Brave new world

Getting to the core of a wine schism.

I stand accused of being a New World oenophile. Translated from winespeak, that means I primarily write about and drink wines from the younger, less established wine regions around the globe — U.S., Australia, South America and South Africa. It is, of course, highhanded Old World enthusiasts who denigrate my choices. Intrigued as to why, I rummaged the inebriated corners of my brain to figure out my New World leanings. My defense follows:

In general, women have more tastebuds than men. I am female; therefore, softer, fruitier wines taste better than ones with sandpaper tannins rolling across the tongue bumps. I am also American, reared on Coke and Pop Tarts (when the folks relented) and New World wines ride a sweeter edge. And they taste good, even alone. For whatever reason, many Americans — not the collectors, the tragic, score-seeking wine snobs, and industry folks — savor their wine as beverages, not like a side item with a meal. New World flavors stand on their own merit, whereas European wines have a venerated history of producing more acidic, food-friendly juice. Many don't stand as well on their own. Sure, plenty of Americans have a proclivity for food and wine pairing, but they also want something easy to drink. It can be painful to consume a young, abrasive Italian red or a tannic Spanish Rioja released too early.

That said, I'm not an iconoclast; Old World wines are consumed in my household. I fell in love with wine while living in Europe, knocking on Domaine doors in Burgundy, sipping German rieslings in cafés and road-tripping to Italy to slurp tasty, inexpensive grogs. I simply write with the reader in mind and don't think the time-crunched American public wants to interpret info-laden, unpronounceable labels in order to choose their drink of the moment.

Call them simple or intimidated, but it's the truth. Aware of our growing thirst and cash, savvy European wineries have shifted to selling by grape variety rather than using an arcane labeling system (think Fat Bastard). Others have made vinification changes — some subtle, some pretty drastic — crafting a more approachable, drink-it-right-now wine, not something friendly after aging 10 years.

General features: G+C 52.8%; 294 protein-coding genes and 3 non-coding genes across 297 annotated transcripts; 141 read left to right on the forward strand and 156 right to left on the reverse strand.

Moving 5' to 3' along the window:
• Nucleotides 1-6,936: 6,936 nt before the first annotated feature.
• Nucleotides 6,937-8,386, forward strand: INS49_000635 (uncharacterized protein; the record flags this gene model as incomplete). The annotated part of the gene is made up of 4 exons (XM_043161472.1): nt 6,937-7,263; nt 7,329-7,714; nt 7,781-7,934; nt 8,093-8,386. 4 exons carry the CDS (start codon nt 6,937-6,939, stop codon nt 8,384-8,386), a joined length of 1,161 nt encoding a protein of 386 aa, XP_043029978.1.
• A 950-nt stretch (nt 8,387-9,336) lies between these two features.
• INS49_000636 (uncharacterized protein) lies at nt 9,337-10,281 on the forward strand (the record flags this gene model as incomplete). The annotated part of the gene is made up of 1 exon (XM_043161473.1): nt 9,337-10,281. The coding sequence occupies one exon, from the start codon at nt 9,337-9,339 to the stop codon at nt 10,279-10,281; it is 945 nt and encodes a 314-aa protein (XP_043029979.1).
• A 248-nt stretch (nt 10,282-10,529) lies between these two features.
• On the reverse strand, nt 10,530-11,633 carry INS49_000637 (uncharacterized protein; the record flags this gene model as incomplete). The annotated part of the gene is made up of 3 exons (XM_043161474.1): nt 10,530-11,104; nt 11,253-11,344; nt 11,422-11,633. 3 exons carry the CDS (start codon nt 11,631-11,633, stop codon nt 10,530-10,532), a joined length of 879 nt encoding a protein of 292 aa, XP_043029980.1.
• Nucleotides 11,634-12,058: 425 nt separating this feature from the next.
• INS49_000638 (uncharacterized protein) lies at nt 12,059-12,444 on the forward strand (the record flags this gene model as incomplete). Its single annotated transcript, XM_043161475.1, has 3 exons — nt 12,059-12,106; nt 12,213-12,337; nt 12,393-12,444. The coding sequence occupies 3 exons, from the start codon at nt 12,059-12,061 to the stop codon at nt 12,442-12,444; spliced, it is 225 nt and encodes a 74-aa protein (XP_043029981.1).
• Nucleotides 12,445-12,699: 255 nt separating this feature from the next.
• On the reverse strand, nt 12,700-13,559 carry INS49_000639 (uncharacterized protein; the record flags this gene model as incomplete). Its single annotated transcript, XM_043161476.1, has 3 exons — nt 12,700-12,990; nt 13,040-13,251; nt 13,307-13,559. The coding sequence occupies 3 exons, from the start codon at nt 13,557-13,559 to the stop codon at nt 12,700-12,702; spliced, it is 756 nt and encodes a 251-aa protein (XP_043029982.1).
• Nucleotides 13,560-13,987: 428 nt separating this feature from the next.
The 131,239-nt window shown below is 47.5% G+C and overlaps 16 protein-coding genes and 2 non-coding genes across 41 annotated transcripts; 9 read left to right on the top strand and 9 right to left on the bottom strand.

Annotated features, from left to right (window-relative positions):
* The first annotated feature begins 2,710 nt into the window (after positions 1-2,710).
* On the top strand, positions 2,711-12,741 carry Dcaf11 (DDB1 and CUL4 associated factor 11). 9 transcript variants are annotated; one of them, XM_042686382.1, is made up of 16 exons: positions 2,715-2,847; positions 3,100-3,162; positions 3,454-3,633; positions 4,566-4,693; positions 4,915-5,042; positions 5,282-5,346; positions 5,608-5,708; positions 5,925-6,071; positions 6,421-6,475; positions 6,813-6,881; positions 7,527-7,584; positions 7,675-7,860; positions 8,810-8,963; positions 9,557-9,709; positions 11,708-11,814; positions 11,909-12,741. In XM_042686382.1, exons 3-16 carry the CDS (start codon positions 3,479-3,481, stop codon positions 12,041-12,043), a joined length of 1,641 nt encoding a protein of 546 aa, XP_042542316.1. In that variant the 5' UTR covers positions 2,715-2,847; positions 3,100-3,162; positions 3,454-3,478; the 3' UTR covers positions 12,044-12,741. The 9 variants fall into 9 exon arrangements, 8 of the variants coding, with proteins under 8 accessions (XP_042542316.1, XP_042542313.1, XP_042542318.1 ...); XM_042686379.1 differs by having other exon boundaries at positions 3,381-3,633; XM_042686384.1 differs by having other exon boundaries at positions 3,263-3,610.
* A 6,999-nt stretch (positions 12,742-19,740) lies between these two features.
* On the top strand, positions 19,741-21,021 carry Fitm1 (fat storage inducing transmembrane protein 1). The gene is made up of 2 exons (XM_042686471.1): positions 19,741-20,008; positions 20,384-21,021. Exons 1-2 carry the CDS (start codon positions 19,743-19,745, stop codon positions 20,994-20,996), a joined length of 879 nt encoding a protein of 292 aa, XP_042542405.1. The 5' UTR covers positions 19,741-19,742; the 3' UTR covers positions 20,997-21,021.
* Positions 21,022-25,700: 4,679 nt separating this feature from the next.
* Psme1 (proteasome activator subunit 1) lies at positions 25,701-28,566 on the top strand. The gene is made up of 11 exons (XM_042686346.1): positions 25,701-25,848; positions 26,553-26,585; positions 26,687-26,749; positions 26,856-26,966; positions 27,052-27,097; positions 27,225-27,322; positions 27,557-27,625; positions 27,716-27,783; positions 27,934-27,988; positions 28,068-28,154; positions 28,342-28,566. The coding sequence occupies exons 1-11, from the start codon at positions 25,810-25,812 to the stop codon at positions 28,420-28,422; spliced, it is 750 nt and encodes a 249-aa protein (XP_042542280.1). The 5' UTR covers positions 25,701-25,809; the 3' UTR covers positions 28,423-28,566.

Now let's talk price. It's easy to blame the current exchange rate, but France's well-known regions haven't exactly been a bastion of value, ever. With a rich history and a resilient demand, they don't have to. When I find affordable French wines (under $20), I pounce on them like a fiver on the sidewalk. But that doesn't happen often. Hell, I'd love to drink Drouhin Chablis everyday, but at $25 a pop, that's not gonna happen. If a wine geek like me doesn't do that, I assume the average American consumer won't either. And if the Germans think an ordinary Joe will pluck one of their $25 Gothic-labeled goodies randomly off a shelf, they're smoking crack.

So that leaves the New World. Argentinean malbecs, Chilean chardonnays and cabernet sauvignons, Australian shiraz (among others), South African sauvignon blancs and Americans that make everything under the sun. Without draconian laws limiting creativity, New World winemakers can stretch their wings and experiment, creating an entertainingly wide variety. Perhaps that appeals to the New World loyalist in me.

Sweet (SW), Hypersensitive (HS), Sensitive (S) and Tolerant (T). Find out your tasting profile at budometer.com.

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